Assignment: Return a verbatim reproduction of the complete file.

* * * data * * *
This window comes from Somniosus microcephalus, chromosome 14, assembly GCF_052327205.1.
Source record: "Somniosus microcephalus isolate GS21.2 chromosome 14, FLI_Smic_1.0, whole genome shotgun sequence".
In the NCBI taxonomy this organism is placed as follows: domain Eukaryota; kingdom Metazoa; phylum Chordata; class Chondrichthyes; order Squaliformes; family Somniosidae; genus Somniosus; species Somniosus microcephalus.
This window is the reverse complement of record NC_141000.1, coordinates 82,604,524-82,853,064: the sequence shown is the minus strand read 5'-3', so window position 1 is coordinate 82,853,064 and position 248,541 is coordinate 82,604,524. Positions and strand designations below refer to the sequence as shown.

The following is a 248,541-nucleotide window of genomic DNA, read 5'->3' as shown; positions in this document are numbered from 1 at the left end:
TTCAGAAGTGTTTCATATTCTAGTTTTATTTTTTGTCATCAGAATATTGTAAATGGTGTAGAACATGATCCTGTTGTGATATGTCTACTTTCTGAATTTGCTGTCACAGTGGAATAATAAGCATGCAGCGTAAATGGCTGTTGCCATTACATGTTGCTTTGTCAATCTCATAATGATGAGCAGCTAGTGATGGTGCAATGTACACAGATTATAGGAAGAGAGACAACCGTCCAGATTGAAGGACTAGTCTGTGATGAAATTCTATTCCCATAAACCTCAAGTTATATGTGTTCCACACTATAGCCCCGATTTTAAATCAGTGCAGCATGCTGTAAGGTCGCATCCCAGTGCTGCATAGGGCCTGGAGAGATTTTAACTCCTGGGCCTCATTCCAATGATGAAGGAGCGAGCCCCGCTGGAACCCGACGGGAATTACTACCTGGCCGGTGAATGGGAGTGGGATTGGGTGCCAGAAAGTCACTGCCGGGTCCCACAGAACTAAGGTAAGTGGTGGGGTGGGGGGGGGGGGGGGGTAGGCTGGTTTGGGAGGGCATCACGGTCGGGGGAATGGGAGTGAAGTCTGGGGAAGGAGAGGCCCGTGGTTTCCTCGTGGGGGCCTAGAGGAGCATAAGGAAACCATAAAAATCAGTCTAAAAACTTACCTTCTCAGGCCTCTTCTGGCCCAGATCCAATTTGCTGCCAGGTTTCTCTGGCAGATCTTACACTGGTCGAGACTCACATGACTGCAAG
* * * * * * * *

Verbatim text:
This window comes from Somniosus microcephalus, chromosome 14, assembly GCF_052327205.1.
Source record: "Somniosus microcephalus isolate GS21.2 chromosome 14, FLI_Smic_1.0, whole genome shotgun sequence".
In the NCBI taxonomy this organism is placed as follows: domain Eukaryota; kingdom Metazoa; phylum Chordata; class Chondrichthyes; order Squaliformes; family Somniosidae; genus Somniosus; species Somniosus microcephalus.
This window is the reverse complement of record NC_141000.1, coordinates 82,604,524-82,853,064: the sequence shown is the minus strand read 5'-3', so window position 1 is coordinate 82,853,064 and position 248,541 is coordinate 82,604,524. Positions and strand designations below refer to the sequence as shown.

The following is a 248,541-nucleotide window of genomic DNA, read 5'->3' as shown; positions in this document are numbered from 1 at the left end:
TTCAGAAGTGTTTCATATTCTAGTTTTATTTTTTGTCATCAGAATATTGTAAATGGTGTAGAACATGATCCTGTTGTGATATGTCTACTTTCTGAATTTGCTGTCACAGTGGAATAATAAGCATGCAGCGTAAATGGCTGTTGCCATTACATGTTGCTTTGTCAATCTCATAATGATGAGCAGCTAGTGATGGTGCAATGTACACAGATTATAGGAAGAGAGACAACCGTCCAGATTGAAGGACTAGTCTGTGATGAAATTCTATTCCCATAAACCTCAAGTTATATGTGTTCCACACTATAGCCCCGATTTTAAATCAGTGCAGCATGCTGTAAGGTCGCATCCCAGTGCTGCATAGGGCCTGGAGAGATTTTAACTCCTGGGCCTCATTCCAATGATGAAGGAGCGAGCCCCGCTGGAACCCGACGGGAATTACTACCTGGCCGGTGAATGGGAGTGGGATTGGGTGCCAGAAAGTCACTGCCGGGTCCCACAGAACTAAGGTAAGTGGTGGGGTGGGGGGGGGGGGGGGGTAGGCTGGTTTGGGAGGGCATCACGGTCGGGGGAATGGGAGTGAAGTCTGGGGAAGGAGAGGCCCGTGGTTTCCTCGTGGGGGCCTAGAGGAGCATAAGGAAACCATAAAAATCAGTCTAAAAACTTACCTTCTCAGGCCTCTTCTGGCCCAGATCCAATTTGCTGCCAGGTTTCTCTGGCAGATCTTACACTGGTCGAGACTCACATGACTGCAAG